The result was a 67-62 Yellow Jackets' win in a game Georgia had control of for the majority but watched slip away amid a flurry of turnovers and missed opportunities.
"We knew we had to stay poised, and unfortunately we didn't," Butler said. "We turned the ball over more times than we would have liked, we didn't get enough shots up. Just poise is the word."
With SEC play looming, Tuesday's collapse left the Bulldogs looking for answers for mistakes they found hard to explain.
Georgia held a commanding 13-point lead early in the second half, but Tech's full-court press sent the Bulldogs' offense into a tailspin. While neither team shot well, Tech was able to overcome the large deficit with tenacious play on defense and under the basket. Georgia turned the ball over 19 times in the game and managed just 55 shots – 17 fewer than Tech – thanks to a 23-13 advantage on the offensive boards for the Yellow Jackets.
"We rushed a little bit (Tuesday) when they ran that press," guard Zac Swansey said. "We needed to get a shot every time. We were trying to just attack when we had numbers rather than pull it out, and a few times, we had a few unforced turnovers that led to easy baskets to them."
The turnovers aren't a new problem for Georgia, which lost to Missouri three days earlier largely due to an inability to protect the ball. As the team readies for SEC play, which begins Saturday against Tennessee, it's an issue Thompkins said the Bulldogs must address quickly.
"We've got to get better at handling pressure," he said. "Obviously teams are going to throw every press and every trap game that they have at us because they know we're young, they know our guards are small, and they feel like they can trap us. So we've got to get better. It's a team effort. We've all got to come to the ball and do our part."
Tech's trap caught the Bulldogs off guard early, but intimidated late. Even when Georgia managed to beat the press, easy lay-ups were thwarted by eight blocked shots. As the game wore on, several of Georgia's players appeared gun shy near the hoop, settling for short jumpers rather than driving to the basket.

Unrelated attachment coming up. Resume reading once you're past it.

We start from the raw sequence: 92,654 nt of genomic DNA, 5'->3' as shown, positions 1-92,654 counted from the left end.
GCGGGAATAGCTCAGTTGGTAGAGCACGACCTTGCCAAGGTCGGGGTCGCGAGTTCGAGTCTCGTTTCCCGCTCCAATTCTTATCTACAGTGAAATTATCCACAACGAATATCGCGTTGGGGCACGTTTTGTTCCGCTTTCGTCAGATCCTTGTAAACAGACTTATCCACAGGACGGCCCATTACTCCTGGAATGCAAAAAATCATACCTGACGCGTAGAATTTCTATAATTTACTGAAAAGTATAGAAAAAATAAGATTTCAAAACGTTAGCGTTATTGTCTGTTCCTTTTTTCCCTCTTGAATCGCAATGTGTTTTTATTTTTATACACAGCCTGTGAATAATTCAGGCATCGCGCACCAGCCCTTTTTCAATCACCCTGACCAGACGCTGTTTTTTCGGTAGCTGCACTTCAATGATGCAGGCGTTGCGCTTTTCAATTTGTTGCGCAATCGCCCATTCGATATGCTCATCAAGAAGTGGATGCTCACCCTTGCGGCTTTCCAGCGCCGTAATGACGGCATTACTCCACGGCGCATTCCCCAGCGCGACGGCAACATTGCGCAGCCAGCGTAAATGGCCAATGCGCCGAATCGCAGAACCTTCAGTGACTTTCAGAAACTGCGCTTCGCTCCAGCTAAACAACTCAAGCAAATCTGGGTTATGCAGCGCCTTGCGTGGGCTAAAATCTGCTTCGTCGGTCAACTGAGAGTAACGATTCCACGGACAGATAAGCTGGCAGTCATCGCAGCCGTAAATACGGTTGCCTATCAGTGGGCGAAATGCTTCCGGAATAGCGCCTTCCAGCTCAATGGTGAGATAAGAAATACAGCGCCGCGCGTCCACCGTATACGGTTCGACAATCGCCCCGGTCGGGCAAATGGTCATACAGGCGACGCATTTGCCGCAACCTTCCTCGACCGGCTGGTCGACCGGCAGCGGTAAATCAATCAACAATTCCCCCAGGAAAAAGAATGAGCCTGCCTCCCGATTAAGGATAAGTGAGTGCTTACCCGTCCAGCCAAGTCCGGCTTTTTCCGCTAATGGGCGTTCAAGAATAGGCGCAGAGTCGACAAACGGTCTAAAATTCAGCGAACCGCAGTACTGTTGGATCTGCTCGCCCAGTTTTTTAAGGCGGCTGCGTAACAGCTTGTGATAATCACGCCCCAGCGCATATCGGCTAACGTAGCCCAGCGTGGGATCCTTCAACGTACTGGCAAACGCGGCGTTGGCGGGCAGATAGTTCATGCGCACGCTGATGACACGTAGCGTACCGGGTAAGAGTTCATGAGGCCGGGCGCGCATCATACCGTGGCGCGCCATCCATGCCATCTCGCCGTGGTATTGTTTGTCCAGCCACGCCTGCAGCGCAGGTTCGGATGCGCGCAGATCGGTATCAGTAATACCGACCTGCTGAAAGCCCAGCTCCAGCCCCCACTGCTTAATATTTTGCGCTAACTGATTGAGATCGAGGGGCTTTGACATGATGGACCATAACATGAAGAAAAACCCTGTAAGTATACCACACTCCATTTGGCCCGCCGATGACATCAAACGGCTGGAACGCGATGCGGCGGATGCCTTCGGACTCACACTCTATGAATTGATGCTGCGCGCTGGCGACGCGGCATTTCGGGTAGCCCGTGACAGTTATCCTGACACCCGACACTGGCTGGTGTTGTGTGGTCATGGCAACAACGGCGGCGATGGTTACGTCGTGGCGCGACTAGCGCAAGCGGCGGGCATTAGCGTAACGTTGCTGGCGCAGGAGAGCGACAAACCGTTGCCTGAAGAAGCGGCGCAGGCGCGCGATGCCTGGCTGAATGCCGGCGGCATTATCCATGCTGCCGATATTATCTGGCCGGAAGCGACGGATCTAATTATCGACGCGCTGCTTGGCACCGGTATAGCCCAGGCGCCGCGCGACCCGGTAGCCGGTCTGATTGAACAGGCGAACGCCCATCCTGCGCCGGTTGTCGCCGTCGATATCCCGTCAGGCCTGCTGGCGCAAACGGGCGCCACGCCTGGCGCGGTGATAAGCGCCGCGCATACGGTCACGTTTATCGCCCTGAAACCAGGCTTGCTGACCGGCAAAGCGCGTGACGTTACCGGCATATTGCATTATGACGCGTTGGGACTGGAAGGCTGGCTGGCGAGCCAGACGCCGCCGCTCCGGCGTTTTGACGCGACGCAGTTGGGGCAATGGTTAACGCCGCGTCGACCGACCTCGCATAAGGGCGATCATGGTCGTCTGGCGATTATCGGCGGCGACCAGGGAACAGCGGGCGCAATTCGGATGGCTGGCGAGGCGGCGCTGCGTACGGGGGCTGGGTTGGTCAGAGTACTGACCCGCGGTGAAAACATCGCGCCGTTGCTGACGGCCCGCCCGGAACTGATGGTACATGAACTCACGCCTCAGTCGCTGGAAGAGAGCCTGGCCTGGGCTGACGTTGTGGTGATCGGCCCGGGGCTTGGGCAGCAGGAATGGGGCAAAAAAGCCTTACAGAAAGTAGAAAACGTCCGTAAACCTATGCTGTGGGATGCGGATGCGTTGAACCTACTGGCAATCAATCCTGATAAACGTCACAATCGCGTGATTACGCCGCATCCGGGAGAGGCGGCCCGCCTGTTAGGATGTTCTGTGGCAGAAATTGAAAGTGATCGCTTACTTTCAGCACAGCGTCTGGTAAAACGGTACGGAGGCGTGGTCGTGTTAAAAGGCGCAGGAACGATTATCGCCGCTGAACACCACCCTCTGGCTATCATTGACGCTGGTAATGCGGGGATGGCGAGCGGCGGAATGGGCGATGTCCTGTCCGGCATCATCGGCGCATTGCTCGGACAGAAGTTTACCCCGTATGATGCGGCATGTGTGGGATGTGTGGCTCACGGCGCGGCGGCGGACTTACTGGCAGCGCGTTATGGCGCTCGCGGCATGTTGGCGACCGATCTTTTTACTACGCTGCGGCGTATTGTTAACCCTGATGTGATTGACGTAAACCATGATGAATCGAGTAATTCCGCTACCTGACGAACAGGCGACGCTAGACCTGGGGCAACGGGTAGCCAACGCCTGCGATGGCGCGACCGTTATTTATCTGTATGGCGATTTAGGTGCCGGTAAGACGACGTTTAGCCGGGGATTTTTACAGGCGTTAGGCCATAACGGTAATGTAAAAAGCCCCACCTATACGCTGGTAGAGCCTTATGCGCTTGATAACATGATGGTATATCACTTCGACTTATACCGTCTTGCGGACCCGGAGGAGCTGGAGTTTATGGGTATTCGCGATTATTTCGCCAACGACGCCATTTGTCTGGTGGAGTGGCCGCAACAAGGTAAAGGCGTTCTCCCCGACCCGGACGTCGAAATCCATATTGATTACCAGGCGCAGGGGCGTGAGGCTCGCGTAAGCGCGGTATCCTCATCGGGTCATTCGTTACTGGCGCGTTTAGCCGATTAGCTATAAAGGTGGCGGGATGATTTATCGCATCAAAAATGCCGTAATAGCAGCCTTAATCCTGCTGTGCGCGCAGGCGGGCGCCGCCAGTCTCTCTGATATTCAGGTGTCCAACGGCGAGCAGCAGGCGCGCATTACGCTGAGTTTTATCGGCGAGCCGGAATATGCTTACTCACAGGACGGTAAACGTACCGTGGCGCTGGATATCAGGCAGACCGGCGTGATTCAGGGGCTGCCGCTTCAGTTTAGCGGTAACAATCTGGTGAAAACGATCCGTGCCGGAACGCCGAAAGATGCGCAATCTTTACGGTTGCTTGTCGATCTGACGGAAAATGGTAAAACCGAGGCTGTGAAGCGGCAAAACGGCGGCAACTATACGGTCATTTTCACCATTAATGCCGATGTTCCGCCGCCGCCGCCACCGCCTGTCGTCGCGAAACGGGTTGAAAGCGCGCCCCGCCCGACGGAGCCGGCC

"They made some almost hard-to-believe number of plays at the rim to erase some dunks and lay-ups by us," Felton said.
The task won't get any easier looking ahead.
Butler said Tech was a team that Georgia felt comfortable attacking, knowing the Yellow Jackets hadn't been successful at creating turnovers prior to Tuesday's win.
While Georgia's inexperienced backcourt might earn a bit of sympathy for an uneven performance, the Bulldogs' struggles on the boards were inexcusable, Swansey said.
Tech had numerous second and third opportunities, which created a sizeable shot differential as the game wore on.
"Rebounding and defense are our two biggest strengths," Swansey said. "To give up 23 offensive rebounds, that's embarrassing."
The lack of shots and the problems getting rebounds led to a 10-minute stretch in the second half in which Georgia failed to record a field goal. By the time Thompkins stopped the bleeding with a jumper to regain a two-point lead, Tech had turned the game's momentum with a 19-6 run.
The late-game swing undermined some small steps forward, Felton said, but it also underscored some of the Bulldogs' biggest problems.
While Swansey said there's an upside to looking at Tuesday's game as a learning experience in Georgia's final tune-up before SEC play, he said the lessons need to be put to use in the weeks to come.
"I thought we were the better team for 32 minutes of the game, but they were the best team for the other eight minutes," Swansey said. "We've just got to get our young guys ready and learn how to close this out. It's going to be big for us in conference play."